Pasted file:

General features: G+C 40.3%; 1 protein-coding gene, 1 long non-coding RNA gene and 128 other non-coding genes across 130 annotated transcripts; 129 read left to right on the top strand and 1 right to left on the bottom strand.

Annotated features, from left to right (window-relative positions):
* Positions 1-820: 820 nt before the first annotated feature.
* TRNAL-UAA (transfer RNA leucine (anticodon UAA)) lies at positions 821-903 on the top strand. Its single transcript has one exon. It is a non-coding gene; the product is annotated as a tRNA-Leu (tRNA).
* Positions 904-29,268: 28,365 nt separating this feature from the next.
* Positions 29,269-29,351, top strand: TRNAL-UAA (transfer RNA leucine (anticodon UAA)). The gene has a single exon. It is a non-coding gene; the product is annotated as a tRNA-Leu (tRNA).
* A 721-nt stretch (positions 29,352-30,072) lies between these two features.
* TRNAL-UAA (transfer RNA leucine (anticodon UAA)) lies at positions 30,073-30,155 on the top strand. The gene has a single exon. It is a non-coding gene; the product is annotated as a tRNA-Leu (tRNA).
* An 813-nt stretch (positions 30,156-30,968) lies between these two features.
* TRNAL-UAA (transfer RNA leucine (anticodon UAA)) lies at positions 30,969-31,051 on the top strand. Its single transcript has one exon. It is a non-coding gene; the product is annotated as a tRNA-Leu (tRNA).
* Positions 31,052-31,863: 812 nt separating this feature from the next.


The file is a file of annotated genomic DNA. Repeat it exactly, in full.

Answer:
General features: G+C 40.3%; 1 protein-coding gene, 1 long non-coding RNA gene and 128 other non-coding genes across 130 annotated transcripts; 129 read left to right on the top strand and 1 right to left on the bottom strand.

Annotated features, from left to right (window-relative positions):
* Positions 1-820: 820 nt before the first annotated feature.
* TRNAL-UAA (transfer RNA leucine (anticodon UAA)) lies at positions 821-903 on the top strand. Its single transcript has one exon. It is a non-coding gene; the product is annotated as a tRNA-Leu (tRNA).
* Positions 904-29,268: 28,365 nt separating this feature from the next.
* Positions 29,269-29,351, top strand: TRNAL-UAA (transfer RNA leucine (anticodon UAA)). The gene has a single exon. It is a non-coding gene; the product is annotated as a tRNA-Leu (tRNA).
* A 721-nt stretch (positions 29,352-30,072) lies between these two features.
* TRNAL-UAA (transfer RNA leucine (anticodon UAA)) lies at positions 30,073-30,155 on the top strand. The gene has a single exon. It is a non-coding gene; the product is annotated as a tRNA-Leu (tRNA).
* An 813-nt stretch (positions 30,156-30,968) lies between these two features.
* TRNAL-UAA (transfer RNA leucine (anticodon UAA)) lies at positions 30,969-31,051 on the top strand. Its single transcript has one exon. It is a non-coding gene; the product is annotated as a tRNA-Leu (tRNA).
* Positions 31,052-31,863: 812 nt separating this feature from the next.